Just like how one CSFN led me to Immaculate, one IHM taught me everything I needed to know for my current job. Without every opportunity she gave me on my resume, there's no way I could have made it this far as a Campus Minister. Without her, I wouldn't know how to run a retreat, teacher girls to pray, when to love tough and when to give tough love, or how to stay organized in an office full of chaos. Without her, I never would have met the SSJs who share my love for Social Justice. Well, really it's a burning passion. I never knew that when I insisted on taking French for four years in High School that I would learn and teach with a community with French roots. They, too, have pushed me to be a better me, become friends and sisters, and given me the opportunity of a life time -to do what I have always really desired - bring young women to Jesus. It's because of them that I get to spend a week with my students serving the dear neighbor - doing what I spent most of my college time doing. And so truly, part of me is SSJ, servant to the dear neighbor, preacher of social justice.
        I could easily stop there but truly I'm a Heinz 57 of religious communities. I could say part of who I am is Franciscan: barefoot, one with the earth, lover of nature - creating life with Mother Earth. I could say part of me is Carmelite, the contemplative piece of me who would rather sit in silence with Jessica Powers, St. Teresa of Avila or St. Therese. And I could say part of me is even Holy Spirit Adoration Sisters (Pink Sisters) because of my love for adoration of the Blessed Sacrament, for I could spend hours in adoration of my Jesus.
       So who am I? It's a question I've been grappling with for a few months. I'm an Irish girl, with a German last name and Italian heritage. I love food, eating it, making it, giving it. I love making things with my hands, creating art and giving life to ideas and concepts. I love being in the garden, planting, having dirt in my hands and speaking to the plants. I love walking or sitting by the river, breathing in the fresh (?) air of the Delaware. I love driving in the car for long hours in silence or with music on. I love sitting by the fire, singing, roasting marshmallows or praying, yes, praying. I love laughing so hard my stomach hurts. I love hugs - long, cuddly, embraces that make me feel safe and loved. I love singing so loud and strong that by the end of my jam session or Mass, I've lost my voice. I love playing games, dancing for no reason or every reason at all and I love spending time in silence with people. I love reading - cheesy romance novels or the lives of the saints (which sometimes are cheesy romance novels). I love writing, going to diners, spending hours talking with people who were first mentors, then friends, and always sisters. I love telling stories, listening to stories and being part of stories. I love loving deep and strong and hard. I'm from Croydon so I'm tough, but I also know that the greatest thing we have in this world is each other. And most of all, I love being with my family, whether they share my last name, my bloodline, or my faith. Who I am is all of this and yet more to be discovered. Who I am is all I am and all I am not. But I am she who dances and claps in church, who loves too fiercely and lives for each moment and each memory. All this from one song and dance with my Sisters: Hosanna! Blessed be the rock, blessed be the rock of my Salvation!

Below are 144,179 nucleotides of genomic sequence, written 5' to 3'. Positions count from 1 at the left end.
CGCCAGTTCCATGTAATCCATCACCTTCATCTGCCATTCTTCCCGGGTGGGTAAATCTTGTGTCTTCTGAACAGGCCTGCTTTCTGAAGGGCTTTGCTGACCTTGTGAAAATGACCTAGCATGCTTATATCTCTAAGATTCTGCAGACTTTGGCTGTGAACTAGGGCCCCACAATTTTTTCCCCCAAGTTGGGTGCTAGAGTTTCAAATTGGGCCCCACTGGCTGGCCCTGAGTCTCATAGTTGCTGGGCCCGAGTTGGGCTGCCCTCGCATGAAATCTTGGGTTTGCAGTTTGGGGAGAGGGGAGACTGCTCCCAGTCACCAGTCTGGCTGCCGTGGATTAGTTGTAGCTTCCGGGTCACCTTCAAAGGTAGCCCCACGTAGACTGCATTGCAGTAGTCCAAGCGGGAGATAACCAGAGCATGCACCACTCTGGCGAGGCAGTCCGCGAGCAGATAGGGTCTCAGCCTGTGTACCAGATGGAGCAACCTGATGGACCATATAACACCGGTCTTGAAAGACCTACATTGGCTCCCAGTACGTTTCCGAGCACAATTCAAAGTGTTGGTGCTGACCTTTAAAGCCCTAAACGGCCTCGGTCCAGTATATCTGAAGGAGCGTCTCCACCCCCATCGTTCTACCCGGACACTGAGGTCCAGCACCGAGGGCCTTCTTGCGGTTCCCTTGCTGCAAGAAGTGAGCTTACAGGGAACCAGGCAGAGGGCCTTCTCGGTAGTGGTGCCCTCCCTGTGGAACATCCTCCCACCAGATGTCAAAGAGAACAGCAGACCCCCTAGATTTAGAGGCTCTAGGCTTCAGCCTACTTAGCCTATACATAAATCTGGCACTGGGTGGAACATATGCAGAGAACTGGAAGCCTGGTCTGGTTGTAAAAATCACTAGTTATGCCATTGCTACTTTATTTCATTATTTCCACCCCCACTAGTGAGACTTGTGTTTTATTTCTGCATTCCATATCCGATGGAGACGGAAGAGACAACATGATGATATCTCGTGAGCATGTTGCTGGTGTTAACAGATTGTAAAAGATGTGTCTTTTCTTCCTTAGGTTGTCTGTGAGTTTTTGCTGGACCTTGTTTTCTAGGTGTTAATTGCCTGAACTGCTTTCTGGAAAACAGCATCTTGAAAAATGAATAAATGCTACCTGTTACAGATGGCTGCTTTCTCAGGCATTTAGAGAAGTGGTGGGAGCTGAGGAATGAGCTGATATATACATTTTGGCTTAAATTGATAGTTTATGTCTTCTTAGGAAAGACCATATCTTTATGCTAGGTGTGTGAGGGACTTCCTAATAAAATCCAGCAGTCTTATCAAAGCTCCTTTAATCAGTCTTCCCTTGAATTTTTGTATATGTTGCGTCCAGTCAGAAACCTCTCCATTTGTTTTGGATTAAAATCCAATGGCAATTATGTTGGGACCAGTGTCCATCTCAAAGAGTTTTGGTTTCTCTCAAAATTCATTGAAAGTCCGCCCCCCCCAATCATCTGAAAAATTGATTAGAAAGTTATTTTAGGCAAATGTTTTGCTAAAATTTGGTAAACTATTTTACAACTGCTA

Tuesday, March 1, 2016

Attitude of Gratitude

"Nothing comes easily, 
where do I begin?
Nothing can bring me peace, 
I've lost everything. 
I just want to feel your embrace. 
Turn my grief to grace."
"Grace" - Kate Havnevik


A few weekends ago, I had yet another retreat under my belt. Below is the reflection I shared with my students on being grateful constantly and for all the right reasons. Since I haven't blogged in a while, I thought I'd share this with you. 
 
“Dear Mommom, thank you for helping me with my Girl Scout Badge. Here are some cursive letters (i t u e). Love, Rebecca Gutherman.”

I think that hilarious, little note was written probably when I was in 1st or 2nd grade; just about the time I was learning cursive. My Mommom had the most beautiful cursive handwriting and I wanted to have handwriting just like hers. I was obviously showing off.